Many texts about anxiety are based either in the philosophical tradition or within the medical model under the guise of discussions about post-traumatic stress disorder. In the case of fantasy, however, the usual sources of discussion are in literary and cultural criticism. Bringing the two together offers the scope for a book with an original theme. The balance between clinical ideas, philosophical ideas and literary sources is aimed at keeping both potential audiences interested. Clinicians may find the idea of thinking 'dialectically' helpful with their patients. Although this approach is implied in both Freud and Lacan, this is the first book to put dialectics 'centre stage' in terms of understanding the patient's discourse. As far as general readers are concerned, most texts on fantasy do not 'home in' on the contribution of anxiety to the constantly changing content of fantasy.This book offers a new approach to the problem of anxiety. It suggests that our fantasies (both public and private) offer the key to understanding our anxieties and vice versa.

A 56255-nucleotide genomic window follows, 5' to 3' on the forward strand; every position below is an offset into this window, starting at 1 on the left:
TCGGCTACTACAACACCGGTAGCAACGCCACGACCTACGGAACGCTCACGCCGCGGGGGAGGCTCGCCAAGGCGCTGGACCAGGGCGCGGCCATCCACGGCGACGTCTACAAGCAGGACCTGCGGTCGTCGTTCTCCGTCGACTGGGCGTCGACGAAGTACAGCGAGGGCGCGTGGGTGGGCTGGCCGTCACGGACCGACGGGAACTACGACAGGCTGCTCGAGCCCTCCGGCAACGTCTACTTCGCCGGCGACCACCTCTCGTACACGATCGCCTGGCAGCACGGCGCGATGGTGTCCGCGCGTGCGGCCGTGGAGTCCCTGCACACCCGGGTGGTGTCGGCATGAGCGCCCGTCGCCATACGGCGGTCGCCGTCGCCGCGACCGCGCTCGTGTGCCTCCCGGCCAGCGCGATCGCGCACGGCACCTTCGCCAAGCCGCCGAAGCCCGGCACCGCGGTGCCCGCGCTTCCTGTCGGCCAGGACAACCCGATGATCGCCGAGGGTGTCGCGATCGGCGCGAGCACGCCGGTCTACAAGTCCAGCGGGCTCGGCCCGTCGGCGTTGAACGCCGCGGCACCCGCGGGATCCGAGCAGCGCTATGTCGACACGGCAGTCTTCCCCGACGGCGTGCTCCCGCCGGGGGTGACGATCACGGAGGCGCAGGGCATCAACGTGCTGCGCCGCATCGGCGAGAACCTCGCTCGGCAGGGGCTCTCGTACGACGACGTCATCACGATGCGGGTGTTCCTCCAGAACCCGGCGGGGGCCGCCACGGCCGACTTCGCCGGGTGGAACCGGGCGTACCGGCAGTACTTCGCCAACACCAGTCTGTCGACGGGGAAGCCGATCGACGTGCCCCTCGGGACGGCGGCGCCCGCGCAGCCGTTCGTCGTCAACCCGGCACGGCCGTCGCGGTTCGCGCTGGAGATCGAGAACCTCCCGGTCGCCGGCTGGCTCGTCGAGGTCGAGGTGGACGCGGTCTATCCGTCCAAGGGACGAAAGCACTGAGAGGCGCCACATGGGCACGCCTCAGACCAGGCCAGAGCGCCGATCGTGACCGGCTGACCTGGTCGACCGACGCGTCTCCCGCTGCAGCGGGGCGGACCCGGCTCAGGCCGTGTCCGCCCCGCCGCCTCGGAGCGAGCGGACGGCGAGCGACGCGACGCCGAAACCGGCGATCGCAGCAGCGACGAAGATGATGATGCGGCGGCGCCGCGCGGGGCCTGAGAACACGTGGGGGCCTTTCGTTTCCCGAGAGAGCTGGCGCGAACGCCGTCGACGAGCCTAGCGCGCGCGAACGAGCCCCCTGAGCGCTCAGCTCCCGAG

Table of Contents
ContentsIntroductionChapter One Variations on a theme of negationChapter TwoOther minds, other worldsChapter ThreeWorking without a safety netChapter Four What happens when the plot gets lostChapter FiveGothic tales and other storiesChapter SixI believe ...Chapter SevenThe meaning of fantasy and anxietyChapter Eight Fantasy terminable and interminableReferences